Mitch McConnell Pledges Senate Vote on Ruth Bader Ginsburg's Replacement Just Hours After Her Death
Senate Majority leader Mitch McConnell vowed that the Senate will vote on a replacement for Supreme Court Justice Ruth Bader Ginsburg, who died at her home on Friday due to complications of metastatic cancer, just hours after the news was publicly announced.
"In the last midterm election before Justice Scalia’s death in 2016, Americans elected a Republican Senate majority because we pledged to check and balance the last days of a lame-duck president’s second term," said McConnell, 78, in a statement on the passing of the 87-year-old Supreme Court Justice. "We kept our promise. Since the 1880s, no Senate has confirmed an opposite-party president’s Supreme Court nominee in a presidential election year."
"By contrast, Americans reelected our majority in 2016 and expanded it in 2018 because we pledged to work with President Trump and support his agenda, particularly his outstanding appointments to the federal judiciary," the statement continued.
"Once again, we will keep our promise. President Trump’s nominee will receive a vote on the floor of the United States Senate."
In his own statement, delivered live to the press Friday, Democratic Presidential nominee Joe Biden issued a strong rebuttal of McConnell's wishes to confirm a justice before the upcoming election.
"Let me be clear: the voters should pick the President and the President should pick the Justice for the Senate to consider," Biden said. "This was the position the Republican Senate took in 2016, when there were almost ten months to go before the election. That's the position the United States Senate must take today."
As Biden notes, McConnell's stance on Supreme Court confirmations in election years has seemingly evolved over time to suit his own political needs. When conservative Justice Antonin Scalia died in 2016, McConnell declared it too close to Election Day to consider a replacement, ultimately blocking the nomination of then-President Barack Obama's choice for the high court, Merrick Garland.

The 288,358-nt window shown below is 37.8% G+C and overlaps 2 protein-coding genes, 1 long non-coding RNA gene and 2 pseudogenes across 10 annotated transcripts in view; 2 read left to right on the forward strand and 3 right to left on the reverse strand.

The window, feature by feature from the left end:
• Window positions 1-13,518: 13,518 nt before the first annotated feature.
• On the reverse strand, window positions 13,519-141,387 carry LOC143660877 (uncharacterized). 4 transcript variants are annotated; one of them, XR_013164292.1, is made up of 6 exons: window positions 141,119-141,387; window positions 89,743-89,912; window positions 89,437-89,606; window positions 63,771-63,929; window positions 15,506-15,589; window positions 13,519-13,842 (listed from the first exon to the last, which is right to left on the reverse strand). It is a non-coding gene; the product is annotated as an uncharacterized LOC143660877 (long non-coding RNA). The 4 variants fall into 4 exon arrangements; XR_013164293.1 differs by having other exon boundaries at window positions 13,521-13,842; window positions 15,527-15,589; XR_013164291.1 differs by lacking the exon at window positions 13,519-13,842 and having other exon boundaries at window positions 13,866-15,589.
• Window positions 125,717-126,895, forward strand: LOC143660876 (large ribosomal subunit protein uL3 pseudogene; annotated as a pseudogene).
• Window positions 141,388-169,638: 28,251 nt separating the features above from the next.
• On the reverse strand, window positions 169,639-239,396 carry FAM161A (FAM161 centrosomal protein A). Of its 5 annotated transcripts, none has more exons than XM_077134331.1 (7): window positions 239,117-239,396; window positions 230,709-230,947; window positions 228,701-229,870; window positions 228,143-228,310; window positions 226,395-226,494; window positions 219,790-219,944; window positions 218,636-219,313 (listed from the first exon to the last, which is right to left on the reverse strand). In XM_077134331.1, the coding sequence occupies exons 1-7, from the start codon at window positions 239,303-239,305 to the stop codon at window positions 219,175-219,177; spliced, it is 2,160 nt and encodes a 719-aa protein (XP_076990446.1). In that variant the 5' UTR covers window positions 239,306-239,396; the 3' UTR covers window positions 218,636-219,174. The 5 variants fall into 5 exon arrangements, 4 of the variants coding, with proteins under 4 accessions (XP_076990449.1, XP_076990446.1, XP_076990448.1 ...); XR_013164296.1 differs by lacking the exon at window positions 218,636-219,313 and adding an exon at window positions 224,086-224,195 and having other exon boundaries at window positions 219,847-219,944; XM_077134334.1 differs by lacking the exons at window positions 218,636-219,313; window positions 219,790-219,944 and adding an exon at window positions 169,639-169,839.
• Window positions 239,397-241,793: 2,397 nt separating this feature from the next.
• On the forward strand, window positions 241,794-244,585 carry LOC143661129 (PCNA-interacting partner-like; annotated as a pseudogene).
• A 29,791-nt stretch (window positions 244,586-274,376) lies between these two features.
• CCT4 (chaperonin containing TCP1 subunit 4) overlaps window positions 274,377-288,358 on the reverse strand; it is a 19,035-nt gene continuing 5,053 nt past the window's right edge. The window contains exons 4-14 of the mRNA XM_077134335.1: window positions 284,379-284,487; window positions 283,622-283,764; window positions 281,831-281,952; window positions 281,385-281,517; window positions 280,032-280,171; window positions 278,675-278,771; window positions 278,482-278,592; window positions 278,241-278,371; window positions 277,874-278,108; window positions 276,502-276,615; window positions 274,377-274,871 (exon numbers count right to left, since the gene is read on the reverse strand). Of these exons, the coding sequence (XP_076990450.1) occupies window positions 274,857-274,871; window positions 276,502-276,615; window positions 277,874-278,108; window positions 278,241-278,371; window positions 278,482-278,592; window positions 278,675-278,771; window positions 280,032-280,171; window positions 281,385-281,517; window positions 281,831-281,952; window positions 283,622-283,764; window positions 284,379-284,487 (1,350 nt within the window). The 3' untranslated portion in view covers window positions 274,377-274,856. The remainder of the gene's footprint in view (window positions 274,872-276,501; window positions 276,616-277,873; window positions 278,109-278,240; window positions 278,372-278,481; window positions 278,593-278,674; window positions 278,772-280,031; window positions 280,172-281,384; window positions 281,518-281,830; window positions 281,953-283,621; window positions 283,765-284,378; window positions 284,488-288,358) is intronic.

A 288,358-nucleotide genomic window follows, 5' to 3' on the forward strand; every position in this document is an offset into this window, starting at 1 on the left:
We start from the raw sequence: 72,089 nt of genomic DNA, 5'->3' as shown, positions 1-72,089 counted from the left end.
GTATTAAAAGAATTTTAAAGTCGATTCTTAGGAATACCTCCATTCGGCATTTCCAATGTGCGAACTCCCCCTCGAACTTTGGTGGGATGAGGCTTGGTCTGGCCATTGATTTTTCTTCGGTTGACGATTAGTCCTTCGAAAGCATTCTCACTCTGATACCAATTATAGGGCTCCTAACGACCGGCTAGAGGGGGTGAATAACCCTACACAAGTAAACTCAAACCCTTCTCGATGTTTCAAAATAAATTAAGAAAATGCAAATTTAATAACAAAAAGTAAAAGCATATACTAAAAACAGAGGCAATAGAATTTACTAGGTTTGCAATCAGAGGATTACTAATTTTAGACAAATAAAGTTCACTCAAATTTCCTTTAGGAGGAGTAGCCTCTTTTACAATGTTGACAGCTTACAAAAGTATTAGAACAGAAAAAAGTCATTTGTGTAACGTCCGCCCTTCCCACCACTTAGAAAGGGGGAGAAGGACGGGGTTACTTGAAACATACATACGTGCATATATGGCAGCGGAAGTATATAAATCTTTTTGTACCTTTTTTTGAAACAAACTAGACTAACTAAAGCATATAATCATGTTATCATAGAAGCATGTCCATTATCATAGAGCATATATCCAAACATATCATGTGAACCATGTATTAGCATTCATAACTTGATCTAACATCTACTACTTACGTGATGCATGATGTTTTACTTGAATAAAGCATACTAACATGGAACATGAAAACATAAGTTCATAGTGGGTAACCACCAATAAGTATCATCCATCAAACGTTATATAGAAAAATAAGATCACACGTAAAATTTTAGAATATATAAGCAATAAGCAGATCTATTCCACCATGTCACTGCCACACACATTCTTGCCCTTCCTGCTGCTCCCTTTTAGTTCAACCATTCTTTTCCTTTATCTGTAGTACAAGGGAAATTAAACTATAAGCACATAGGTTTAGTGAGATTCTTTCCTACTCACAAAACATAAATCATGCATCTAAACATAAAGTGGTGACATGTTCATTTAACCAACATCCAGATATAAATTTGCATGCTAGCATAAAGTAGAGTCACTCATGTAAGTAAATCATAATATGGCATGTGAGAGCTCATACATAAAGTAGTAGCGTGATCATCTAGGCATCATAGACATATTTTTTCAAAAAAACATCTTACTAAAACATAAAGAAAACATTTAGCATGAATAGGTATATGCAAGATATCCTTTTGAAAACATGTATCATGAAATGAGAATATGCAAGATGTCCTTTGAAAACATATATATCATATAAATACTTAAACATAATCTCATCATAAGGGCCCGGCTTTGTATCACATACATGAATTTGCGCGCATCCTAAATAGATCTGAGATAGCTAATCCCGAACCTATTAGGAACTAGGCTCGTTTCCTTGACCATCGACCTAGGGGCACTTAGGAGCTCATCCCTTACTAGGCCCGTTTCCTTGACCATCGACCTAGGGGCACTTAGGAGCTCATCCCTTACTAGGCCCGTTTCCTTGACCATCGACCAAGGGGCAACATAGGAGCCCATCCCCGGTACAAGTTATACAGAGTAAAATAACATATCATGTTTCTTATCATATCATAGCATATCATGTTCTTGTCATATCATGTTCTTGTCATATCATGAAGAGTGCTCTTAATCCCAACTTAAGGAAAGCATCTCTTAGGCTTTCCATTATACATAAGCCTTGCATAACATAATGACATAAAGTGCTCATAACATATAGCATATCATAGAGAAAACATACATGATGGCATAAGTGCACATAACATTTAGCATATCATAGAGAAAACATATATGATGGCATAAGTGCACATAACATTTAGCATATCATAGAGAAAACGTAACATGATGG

At the time, McConnell, a Republican, said elected officials should "give the people a voice in the filling of this vacancy" by waiting until the next president took office.
Scalia died 269 days before the 2016 election. By contrast, Ginsburg's death occurred just 45 days away from the 2020 Presidential election.
McConnell's statement drew ire from a wide swath of Democrats, including Ed Markey, who said McConnell had "set the precedent" in handling Supreme Court nominations in election years.
"No Supreme Court vacancies filled in an election year. If he violates it, when Democrats control the Senate in the next Congress, we must abolish the filibuster and expand the Supreme Court," tweeted Markey.
Sen. Chuck Schumer, the Democratic leader in the Senate, echoed Biden's statement on Friday: "The American people should have a voice in the selection of their next Supreme Court Justice. Therefore, this vacancy should not be filled until we have a new president."
Ginsburg herself is said to have specifically told family members that she did not wish to be replaced before the election.
NPR's Nina Totenberg, a close personal friend of Ginsburg’s, reported shortly after news of her death that the Justice had dictated to her granddaughter, Clara Spera, this statement in recent days: "My most fervent wish is that I will not be replaced until a new president is installed."
President Donald Trump — who expressed surprise at learning of the news of Ginsburg's death — spoke in general terms about the high court during a campaign rally Friday. “We will nominate judges and justices who interpret the Constitution as written,” Trump, 74, said, according to The Washington Post.
ABC News reports that Trump will likely put forth a nominee in the coming days. Among the top names reported to be in consideration for the post are Amy Coney Barrett, a former Notre Dame Law School professor and Judge on the 7th Circuit U.S. Court of Appeals who once clerked for Scalia and Joan Larsen, who was confirmed to the U.S. Court of Appeals for the Sixth Circuit in 2017 after being nominated by Trump.
The Senate — in which Republicans currently hold 53 seats — will need a majority to confirm a nominee, a process that could be stymied by conservative holdouts.
Shortly before the announcement of Ginsburg's death Friday, Republican Sen. Lisa Murkowski said in an interview with Alaska Public Media: "I would not vote to confirm a Supreme Court nominee. We are 50 some days away from an election." Maine Sen. Susan Collins, also a Republican, has reportedly said she would not seat a Supreme Court justice so close to the election.
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